Why Integrate Technology and Tools in Grant Applications?

It struck me recently, when I was looking at what funding bids would be available to groups who are looking to improve or implement a CRM database, that there are opportunities to do so but some organisations may not appreciate the benefits as part of a bid to improve their services.

For instance, I’ve already blogged about the Paul Hamlyn Foundation who offer grants up to £60k for organisations who are attempting a step-change in the way they provide support for young people.

The grant is potentially a significant sum of money and is designed to cover a broad range of costs:

  • Part-fund the salary of a key individual, whether the Chief Executive or a post such as a Head of Operations/Finance
  • Policy work
  • Additional fundraising or income generation capacity
  • Upgrading IT systems or website to reach young people online
  • Installing a new database to capture data on the organisation’s impact
  • Staff training or development
  • Running costs such as utilities and other bills

In this instance, they specify improving IT systems or a database but that is not always the case.

Why would a database support a step-change in the way an organisation can support young people? The key is improving the processes and communication, especially with vulnerable people.

Often, organisations with small and medium sized teams incorporate a range of IT systems and tools, such as MailChimp used by the employee responsible for publicity, possibly a Google Form to keep track of volunteer applications coordinated by another employee, contact details for key investors or stakeholders held by a third employee and then other smaller bits of information such as donations or memberships held on spreadsheets or documents through the rest of the staff team. Often, no-one has direct access to another’s systems, even though there is often overlap. Volunteers may also be key stakeholders. Newsletter recipients may also be board members. Members may be donors.

So, back to the young people, it may be that you want a more coordinated approach to reach out to young people, especially using a website or application to gather better information in order to better understand and respond to needs. Often the information is known about an organisation’s constituents, but in an uncoordinated way, for instance staff members who have worked there for more than 5 years will have a significant knowledge about individuals, but this isn’t recorded anywhere.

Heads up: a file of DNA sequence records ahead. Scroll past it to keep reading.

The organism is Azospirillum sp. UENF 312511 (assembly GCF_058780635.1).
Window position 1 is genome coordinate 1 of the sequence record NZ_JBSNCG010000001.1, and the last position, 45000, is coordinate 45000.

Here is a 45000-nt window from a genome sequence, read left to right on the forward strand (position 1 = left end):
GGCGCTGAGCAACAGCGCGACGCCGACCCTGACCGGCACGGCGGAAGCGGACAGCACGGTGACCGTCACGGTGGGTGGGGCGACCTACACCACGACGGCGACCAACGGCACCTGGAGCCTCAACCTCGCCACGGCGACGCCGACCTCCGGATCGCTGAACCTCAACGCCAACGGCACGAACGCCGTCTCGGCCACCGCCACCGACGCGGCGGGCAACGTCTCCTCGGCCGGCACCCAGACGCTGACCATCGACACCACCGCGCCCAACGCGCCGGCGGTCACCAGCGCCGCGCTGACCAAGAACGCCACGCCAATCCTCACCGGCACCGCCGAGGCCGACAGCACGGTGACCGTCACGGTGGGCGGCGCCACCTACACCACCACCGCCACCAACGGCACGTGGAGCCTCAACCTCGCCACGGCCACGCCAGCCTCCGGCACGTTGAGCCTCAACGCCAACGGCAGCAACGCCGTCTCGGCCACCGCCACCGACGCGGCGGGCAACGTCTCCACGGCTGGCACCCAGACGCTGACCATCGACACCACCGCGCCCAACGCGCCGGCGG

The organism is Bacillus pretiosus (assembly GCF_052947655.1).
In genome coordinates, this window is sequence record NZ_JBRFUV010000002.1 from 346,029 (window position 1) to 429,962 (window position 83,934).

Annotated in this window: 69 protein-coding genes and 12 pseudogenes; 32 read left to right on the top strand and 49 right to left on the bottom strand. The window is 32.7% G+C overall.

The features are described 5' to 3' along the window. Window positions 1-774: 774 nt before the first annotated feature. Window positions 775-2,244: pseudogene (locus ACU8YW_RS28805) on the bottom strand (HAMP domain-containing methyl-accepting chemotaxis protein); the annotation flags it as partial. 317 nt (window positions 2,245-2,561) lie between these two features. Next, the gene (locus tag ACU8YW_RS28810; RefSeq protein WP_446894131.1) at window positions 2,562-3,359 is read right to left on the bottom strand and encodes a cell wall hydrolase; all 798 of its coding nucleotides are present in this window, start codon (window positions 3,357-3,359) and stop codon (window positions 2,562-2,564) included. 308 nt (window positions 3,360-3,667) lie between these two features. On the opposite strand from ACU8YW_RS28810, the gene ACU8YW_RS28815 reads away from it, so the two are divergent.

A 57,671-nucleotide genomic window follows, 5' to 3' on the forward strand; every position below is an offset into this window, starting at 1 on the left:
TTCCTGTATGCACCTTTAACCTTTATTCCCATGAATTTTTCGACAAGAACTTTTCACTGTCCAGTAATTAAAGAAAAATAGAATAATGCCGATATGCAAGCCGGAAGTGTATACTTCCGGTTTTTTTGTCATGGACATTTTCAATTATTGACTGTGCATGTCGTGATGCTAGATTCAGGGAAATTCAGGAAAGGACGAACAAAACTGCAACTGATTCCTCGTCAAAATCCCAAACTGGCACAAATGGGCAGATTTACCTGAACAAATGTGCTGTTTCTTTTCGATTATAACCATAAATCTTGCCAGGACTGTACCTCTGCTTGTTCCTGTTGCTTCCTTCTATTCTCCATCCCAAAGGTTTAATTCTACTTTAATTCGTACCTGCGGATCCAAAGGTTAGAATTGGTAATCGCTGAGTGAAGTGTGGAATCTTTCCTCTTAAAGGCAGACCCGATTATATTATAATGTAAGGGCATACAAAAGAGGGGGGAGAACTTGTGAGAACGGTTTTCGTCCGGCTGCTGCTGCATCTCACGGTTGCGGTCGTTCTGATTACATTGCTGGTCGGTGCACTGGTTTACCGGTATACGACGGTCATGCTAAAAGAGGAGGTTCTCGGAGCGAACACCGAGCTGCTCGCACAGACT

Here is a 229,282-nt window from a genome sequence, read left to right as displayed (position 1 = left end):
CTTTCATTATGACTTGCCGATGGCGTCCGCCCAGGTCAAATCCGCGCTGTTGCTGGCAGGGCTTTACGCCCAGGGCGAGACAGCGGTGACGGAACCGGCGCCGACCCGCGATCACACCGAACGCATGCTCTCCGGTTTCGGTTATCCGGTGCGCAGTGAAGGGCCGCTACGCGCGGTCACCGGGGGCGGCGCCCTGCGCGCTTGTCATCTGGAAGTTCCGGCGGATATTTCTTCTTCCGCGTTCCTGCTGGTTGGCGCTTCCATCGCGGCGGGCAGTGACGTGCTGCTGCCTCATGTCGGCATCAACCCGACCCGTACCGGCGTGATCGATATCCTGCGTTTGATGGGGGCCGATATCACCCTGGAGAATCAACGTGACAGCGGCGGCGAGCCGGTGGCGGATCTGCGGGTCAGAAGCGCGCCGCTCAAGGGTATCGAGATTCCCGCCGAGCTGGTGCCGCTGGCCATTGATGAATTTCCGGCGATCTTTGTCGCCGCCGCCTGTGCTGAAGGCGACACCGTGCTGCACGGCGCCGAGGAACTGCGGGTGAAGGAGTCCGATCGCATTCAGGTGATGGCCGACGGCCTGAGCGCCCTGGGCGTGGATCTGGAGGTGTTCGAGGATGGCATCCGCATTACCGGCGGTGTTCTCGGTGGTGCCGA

Open Source is a viable option for the voluntary sector. Having worked with Open Source software for a number of years, I have always felt that this approach is consistent with the values held by charities and voluntary organisations. It is built on a foundation of community and voluntary contributions – the developers, marketers and implementers frequently give significant time and resources to improve the software for others as well as getting the message out to those who are investigating CRM systems for their workplace.

There’s not necessarily a compromise either – there’s a wide range of open source tools that people can benefit from. This morning I was looking at open source data visualisation tools, and many of us are familiar with Firefox, the Internet browser,  and Android, the mobile phone software, both of which are open source.

Open source is also usually a more cost effective approach. While the software is technically free to download, it is realistic to budget for someone to configure, implement and train in order to match the software to the processes and needs in operation within each organisation. However, this is usually still a significantly cheaper option than most proprietary software, and there is greater ownership over the data for the organisation.